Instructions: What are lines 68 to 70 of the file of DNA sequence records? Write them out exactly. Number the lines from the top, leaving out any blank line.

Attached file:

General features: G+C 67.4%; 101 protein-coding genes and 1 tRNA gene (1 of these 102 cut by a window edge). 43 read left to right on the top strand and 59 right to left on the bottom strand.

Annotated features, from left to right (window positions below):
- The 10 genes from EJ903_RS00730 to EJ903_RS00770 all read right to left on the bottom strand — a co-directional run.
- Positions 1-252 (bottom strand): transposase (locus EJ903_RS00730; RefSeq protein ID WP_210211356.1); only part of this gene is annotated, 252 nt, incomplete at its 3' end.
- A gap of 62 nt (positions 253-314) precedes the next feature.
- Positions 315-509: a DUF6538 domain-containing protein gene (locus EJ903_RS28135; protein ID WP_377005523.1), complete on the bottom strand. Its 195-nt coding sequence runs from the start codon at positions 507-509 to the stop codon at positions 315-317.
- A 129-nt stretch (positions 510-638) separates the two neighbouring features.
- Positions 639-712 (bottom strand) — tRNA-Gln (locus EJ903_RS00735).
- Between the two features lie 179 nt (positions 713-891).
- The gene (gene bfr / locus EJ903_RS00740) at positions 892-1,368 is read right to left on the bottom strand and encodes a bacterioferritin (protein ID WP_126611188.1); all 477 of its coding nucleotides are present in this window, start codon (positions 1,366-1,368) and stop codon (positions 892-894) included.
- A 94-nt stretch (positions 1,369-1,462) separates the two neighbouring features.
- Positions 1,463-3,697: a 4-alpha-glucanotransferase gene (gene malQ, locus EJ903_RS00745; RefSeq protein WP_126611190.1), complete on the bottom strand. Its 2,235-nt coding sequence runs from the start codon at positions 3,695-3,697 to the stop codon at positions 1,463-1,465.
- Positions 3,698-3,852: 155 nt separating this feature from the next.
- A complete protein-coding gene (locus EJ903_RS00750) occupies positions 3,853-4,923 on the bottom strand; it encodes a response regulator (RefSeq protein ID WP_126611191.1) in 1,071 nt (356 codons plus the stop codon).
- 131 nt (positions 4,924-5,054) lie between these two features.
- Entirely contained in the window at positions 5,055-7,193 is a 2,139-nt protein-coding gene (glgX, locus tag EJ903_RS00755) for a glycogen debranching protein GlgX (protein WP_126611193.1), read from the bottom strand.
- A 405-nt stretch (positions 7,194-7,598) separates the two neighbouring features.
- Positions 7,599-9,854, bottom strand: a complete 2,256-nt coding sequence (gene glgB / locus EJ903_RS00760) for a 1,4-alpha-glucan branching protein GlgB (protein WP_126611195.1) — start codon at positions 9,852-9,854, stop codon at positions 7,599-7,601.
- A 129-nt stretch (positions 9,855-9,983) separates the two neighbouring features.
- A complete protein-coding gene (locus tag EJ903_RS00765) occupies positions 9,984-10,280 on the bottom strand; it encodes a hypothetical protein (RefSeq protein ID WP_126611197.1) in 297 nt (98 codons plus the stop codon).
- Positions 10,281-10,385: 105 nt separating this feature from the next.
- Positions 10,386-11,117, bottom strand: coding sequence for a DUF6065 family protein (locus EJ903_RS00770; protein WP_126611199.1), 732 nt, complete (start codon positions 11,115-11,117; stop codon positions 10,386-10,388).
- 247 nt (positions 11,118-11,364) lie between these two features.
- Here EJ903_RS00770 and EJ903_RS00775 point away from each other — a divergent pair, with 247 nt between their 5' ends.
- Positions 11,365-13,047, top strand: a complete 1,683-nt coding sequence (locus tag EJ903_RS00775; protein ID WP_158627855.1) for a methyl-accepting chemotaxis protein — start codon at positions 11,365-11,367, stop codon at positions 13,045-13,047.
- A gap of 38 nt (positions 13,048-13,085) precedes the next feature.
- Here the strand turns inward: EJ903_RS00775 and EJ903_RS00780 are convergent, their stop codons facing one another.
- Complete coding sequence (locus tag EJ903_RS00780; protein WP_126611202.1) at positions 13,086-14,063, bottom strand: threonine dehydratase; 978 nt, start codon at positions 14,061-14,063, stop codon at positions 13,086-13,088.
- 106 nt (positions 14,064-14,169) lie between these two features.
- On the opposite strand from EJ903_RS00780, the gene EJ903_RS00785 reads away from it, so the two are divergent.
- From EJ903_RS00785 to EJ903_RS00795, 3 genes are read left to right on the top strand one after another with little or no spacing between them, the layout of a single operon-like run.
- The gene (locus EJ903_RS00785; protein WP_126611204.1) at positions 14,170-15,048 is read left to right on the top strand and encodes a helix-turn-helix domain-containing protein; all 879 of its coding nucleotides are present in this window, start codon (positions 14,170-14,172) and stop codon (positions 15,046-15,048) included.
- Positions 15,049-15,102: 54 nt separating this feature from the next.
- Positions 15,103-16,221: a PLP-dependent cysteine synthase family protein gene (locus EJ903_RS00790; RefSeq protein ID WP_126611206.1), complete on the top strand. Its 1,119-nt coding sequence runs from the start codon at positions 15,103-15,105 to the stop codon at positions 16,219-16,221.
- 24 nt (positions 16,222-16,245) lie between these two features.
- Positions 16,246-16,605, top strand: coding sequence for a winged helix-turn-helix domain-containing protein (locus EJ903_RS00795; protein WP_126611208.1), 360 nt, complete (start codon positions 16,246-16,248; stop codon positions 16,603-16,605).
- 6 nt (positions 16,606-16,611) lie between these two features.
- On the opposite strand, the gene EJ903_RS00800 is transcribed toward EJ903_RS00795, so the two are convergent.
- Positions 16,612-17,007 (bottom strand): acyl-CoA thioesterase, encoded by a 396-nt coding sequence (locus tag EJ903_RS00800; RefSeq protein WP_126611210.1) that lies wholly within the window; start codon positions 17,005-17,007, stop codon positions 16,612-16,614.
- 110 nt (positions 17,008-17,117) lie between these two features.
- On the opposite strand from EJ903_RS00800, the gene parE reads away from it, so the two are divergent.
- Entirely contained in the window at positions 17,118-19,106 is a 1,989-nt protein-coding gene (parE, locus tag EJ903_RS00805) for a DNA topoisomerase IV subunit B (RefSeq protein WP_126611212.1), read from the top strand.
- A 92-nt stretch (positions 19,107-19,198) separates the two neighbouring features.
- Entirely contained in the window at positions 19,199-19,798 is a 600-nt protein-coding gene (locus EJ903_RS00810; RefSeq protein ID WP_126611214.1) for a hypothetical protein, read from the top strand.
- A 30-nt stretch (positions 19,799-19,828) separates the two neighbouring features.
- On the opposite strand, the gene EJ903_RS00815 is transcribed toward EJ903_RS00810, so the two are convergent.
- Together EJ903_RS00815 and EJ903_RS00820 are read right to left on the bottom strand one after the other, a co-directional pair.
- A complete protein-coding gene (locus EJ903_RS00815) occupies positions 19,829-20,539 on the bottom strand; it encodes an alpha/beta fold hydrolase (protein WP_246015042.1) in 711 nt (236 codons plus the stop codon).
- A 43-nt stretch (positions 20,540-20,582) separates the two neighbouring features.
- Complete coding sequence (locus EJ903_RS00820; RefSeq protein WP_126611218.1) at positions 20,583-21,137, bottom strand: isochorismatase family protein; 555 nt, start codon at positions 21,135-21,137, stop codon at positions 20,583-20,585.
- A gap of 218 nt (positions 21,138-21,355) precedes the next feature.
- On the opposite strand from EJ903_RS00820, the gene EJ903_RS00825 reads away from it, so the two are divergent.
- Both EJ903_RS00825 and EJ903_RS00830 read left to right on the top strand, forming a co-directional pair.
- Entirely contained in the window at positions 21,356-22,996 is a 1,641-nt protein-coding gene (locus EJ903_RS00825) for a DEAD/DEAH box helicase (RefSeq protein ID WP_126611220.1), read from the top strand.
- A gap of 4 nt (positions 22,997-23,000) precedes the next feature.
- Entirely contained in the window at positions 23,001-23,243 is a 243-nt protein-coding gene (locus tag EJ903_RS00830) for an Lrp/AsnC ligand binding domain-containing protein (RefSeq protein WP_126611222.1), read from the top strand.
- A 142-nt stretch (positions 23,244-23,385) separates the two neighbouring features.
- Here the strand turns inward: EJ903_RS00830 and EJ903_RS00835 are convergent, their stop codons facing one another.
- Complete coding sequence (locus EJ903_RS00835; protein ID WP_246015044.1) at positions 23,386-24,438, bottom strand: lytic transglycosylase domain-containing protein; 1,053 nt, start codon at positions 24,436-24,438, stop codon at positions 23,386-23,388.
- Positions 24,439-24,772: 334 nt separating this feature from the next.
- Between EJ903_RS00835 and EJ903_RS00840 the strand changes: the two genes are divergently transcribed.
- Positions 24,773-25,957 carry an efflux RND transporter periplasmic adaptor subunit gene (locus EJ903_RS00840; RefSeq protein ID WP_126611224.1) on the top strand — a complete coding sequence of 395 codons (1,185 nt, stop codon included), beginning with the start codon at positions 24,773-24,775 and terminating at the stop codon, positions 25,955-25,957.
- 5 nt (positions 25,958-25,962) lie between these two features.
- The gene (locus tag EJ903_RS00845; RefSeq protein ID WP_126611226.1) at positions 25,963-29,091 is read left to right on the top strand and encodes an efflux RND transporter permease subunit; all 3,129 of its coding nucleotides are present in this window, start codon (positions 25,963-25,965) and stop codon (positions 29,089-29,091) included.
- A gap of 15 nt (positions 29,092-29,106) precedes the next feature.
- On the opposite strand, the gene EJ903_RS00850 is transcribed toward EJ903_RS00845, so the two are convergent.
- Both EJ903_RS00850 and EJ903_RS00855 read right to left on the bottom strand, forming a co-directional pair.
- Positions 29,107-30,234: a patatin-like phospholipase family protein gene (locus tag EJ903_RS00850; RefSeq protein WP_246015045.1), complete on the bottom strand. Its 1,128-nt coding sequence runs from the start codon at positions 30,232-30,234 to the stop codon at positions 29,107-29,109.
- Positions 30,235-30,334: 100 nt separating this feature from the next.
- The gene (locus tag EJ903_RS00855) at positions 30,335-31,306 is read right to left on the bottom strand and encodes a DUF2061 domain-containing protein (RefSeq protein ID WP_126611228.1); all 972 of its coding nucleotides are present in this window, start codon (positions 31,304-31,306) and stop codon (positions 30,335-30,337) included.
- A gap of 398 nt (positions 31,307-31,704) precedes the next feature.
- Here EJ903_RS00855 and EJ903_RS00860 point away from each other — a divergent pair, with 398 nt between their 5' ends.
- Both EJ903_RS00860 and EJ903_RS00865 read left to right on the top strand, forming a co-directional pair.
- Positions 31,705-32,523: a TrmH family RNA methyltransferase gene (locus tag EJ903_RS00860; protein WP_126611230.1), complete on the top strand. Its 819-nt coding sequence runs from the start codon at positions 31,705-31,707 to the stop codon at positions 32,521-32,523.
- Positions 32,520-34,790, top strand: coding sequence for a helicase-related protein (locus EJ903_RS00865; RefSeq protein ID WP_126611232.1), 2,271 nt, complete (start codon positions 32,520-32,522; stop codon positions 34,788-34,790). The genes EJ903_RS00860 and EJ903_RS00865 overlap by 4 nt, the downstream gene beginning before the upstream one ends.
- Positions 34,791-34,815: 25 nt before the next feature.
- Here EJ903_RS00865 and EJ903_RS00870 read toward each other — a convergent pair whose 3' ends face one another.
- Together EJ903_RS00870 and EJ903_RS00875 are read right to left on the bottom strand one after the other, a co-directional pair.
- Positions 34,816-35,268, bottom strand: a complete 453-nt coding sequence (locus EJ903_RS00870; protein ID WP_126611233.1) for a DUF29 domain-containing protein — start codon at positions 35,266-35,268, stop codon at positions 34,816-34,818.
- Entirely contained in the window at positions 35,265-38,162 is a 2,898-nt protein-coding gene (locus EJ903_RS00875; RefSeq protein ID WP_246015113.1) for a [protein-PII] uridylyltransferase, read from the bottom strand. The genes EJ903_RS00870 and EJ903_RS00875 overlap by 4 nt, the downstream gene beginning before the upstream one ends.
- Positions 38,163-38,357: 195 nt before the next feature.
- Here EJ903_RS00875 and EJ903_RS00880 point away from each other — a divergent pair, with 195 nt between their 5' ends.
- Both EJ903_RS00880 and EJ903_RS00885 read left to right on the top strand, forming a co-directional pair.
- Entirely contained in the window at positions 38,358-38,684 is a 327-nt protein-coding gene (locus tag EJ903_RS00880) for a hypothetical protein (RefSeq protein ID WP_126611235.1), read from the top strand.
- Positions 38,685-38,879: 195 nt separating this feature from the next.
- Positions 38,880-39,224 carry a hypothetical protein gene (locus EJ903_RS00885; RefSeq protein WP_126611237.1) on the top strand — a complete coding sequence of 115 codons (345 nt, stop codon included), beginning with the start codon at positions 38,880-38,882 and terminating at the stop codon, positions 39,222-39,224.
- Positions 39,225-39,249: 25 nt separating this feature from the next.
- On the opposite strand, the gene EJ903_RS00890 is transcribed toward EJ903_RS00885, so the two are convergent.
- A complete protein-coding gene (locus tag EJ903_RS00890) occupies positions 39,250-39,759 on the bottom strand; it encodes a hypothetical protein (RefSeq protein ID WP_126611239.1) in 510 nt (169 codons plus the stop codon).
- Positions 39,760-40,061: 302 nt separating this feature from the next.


- Positions 29,107-30,234: a patatin-like phospholipase family protein gene (locus tag EJ903_RS00850; RefSeq protein WP_246015045.1), complete on the bottom strand. Its 1,128-nt coding sequence runs from the start codon at positions 30,232-30,234 to the stop codon at positions 29,107-29,109.
- Positions 30,235-30,334: 100 nt separating this feature from the next.
- The gene (locus tag EJ903_RS00855) at positions 30,335-31,306 is read right to left on the bottom strand and encodes a DUF2061 domain-containing protein (RefSeq protein ID WP_126611228.1); all 972 of its coding nucleotides are present in this window, start codon (positions 31,304-31,306) and stop codon (positions 30,335-30,337) included.